I have a special love of children’s literature as you can see from the Fab Kid Lit lists above. I literally write those just for fun. (Excuse me while I slide my giant horn rimmed glasses back up onto my nose.) The iPad was released the same month my son was born so I was pulled in early by the shiny bells and whistles iPad apps of children’s books dangled in front of me. When our son was one he was allowed to look at certain apps, but that was way back in the dark ages of 2011. There weren’t many apps out there yet, we just marveled over the Nighty Night app and Pop Out Peter Rabbit. All the pro and con forums on digital exposure for young, developing brains hadn’t yet become too heated.
When my husband’s career took a turn we began to travel with him all over the world and an iPad for a child on an airplane can be a glorious thing (for everyone), but we realized his time on screen needed to be limited. My time on screen needs to be limited. Everyone’s time on screen needs to be limited. So I turned to one of the great truths of life…the power of what is counterintuitive. It sounds like if you create limits, you will be and feel limited, but the truth is boundaries and limits provide an immense amount of freedom to spend your time wisely on what you really enjoy. We apply this principal to sugar consumption so we decided, why not apply it to the iPad too? We don’t forbid it, but we do limit it. We’re talking only 30 minutes a day after lunch…if that.
Since we’ve applied these limits two years ago, we’ve learned quite a few things as parents in the digital age. If this topic is of interest to you, I’ve shared the top 5—>
1. Adhering to a limit and schedule creates an excitement around our son’s iPad time, a feeling of anticipation. When it arrives he then spends it wisely on the apps he loves the most. Breaking the schedule for special occasions is also loads of fun. The iPad on an airplane first thing in the morning? What a treat!
2. We don’t read children’s book apps on the iPad anymore before bed. The screen is too bright, even on bedtime mode, which makes for an activity too simulating just before a little brain needs to sleep.
3. Not all apps are created equal. There is a LOT of yucky material out there, sometimes from big names you may feel you trust. It’s always a good idea to look at reviews and test drive apps on your own. There are a lot of great resources out there. I write app reviews for iGameMom.com and link to my reviews above. That site does a great job of cataloguing apps by age and activity, but it’s also helpful to look at ratings right there in the Apple Store.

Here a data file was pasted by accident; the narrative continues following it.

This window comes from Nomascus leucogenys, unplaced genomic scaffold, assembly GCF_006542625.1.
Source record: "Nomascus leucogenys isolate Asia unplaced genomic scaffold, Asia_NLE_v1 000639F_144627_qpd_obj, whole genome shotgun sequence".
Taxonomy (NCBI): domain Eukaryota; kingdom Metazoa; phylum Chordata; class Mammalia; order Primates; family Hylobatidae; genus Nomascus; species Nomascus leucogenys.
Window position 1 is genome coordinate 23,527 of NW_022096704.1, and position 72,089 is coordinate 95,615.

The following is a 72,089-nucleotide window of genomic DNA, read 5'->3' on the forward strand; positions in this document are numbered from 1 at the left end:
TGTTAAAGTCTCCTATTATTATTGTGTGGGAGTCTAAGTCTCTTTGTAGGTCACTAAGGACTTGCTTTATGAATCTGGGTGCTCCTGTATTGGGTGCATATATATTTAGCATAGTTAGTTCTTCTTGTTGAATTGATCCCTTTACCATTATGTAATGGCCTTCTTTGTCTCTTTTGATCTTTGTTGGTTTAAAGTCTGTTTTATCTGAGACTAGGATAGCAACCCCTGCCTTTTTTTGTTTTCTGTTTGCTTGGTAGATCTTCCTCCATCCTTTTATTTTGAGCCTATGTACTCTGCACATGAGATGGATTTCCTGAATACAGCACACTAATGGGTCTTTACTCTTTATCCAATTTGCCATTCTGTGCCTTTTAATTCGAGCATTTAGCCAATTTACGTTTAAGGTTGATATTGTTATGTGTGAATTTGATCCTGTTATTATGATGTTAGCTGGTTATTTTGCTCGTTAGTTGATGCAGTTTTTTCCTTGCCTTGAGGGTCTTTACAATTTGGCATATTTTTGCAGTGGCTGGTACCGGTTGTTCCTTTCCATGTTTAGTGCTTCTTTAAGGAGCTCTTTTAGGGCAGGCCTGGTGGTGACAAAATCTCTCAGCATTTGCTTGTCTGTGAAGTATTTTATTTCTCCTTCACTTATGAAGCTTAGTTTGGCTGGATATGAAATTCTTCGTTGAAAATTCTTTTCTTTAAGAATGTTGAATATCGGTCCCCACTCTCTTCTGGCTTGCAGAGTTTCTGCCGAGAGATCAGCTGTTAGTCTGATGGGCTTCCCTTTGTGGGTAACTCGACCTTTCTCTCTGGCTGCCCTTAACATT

4. Beware the in-app purchase! Sometimes they are worth it for apps like Endless Reader, but often times they can just be a hook.
5. Beware the grind! Grind is a word a friend of mine uses to describe when an app controls you (or your child) versus you controlling it. Look for grind when you find yourself mindlessly surfing the web, you know when it happens. How many cute animal gifs, or Eiffel Tower instagrams or Dream Home pins do you really need to look at? The addictive, mindless quality of grind is sometimes used in apps as well to keep the user hooked. A good rule of thumb is to remember it’s always better to know your child is taking something away from an app rather than losing something to it.
Here are my favorite examples below, true stories about three of our favorite app developers.
Freecloud Design—> At two and a half our son began to play Stack the States and Stack the Countries. He still plays these apps now and not only knows where most states and countries are on the globe, he also knows their shapes and flags. He can show you where Djibouti is.
Tiny Bop—> The Human Body app is great for kids, but also a marvel for anyone interested in anatomy. When we went to the Museum of Contemporary Art in Sydney, the Annette Messager exhibit below seemed a bit on the intense side for a four year old. The installation is of various parts of the human anatomy on strings. I was about to circle out of the exhibit so as not to have to explain what it all was when he said, “Mama look how beautiful…these are all things inside the human body.” Thanks for the save Tiny Bop. Toca Boca—> Last, but far from least, when our son was three he showed us all the elements on the periodic table because of his love for the Toca Lab app. Naturally I was ready to fly to their headquarters and squeeze them all. I sent the team a video tweet of our son…who can’t yet read…as he recited all the noble gases from memory. The team replied: Aw tell him the team at Toca Boca said Hi. When I gave our son the message he replied, “Even Coppernicium?” The Toca Boca team made that little gem into a tweet-able photo and shared it with all their followers.
The whole thing makes me so warm and fuzzy and supports my newly formed, not really extensively researched theory:
Technology-if used wisely-can be a powerful tool for young minds.